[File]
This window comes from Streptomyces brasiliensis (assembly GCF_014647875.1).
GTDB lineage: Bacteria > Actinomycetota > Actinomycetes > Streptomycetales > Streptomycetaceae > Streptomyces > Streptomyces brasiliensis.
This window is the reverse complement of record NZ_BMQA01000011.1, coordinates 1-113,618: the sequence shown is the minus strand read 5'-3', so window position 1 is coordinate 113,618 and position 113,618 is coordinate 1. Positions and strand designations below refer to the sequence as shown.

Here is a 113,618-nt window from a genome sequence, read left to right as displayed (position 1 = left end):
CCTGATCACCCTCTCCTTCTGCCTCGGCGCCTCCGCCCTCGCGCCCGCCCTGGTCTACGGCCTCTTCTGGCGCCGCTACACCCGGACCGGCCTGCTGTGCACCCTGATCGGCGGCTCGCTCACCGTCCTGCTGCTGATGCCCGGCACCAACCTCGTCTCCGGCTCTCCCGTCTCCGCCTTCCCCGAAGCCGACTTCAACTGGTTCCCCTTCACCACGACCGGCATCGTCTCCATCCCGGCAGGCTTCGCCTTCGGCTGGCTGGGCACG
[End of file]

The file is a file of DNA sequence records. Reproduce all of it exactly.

This window comes from Streptomyces brasiliensis (assembly GCF_014647875.1).
GTDB lineage: Bacteria > Actinomycetota > Actinomycetes > Streptomycetales > Streptomycetaceae > Streptomyces > Streptomyces brasiliensis.
This window is the reverse complement of record NZ_BMQA01000011.1, coordinates 1-113,618: the sequence shown is the minus strand read 5'-3', so window position 1 is coordinate 113,618 and position 113,618 is coordinate 1. Positions and strand designations below refer to the sequence as shown.

Here is a 113,618-nt window from a genome sequence, read left to right as displayed (position 1 = left end):
CCTGATCACCCTCTCCTTCTGCCTCGGCGCCTCCGCCCTCGCGCCCGCCCTGGTCTACGGCCTCTTCTGGCGCCGCTACACCCGGACCGGCCTGCTGTGCACCCTGATCGGCGGCTCGCTCACCGTCCTGCTGCTGATGCCCGGCACCAACCTCGTCTCCGGCTCTCCCGTCTCCGCCTTCCCCGAAGCCGACTTCAACTGGTTCCCCTTCACCACGACCGGCATCGTCTCCATCCCGGCAGGCTTCGCCTTCGGCTGGCTGGGCACG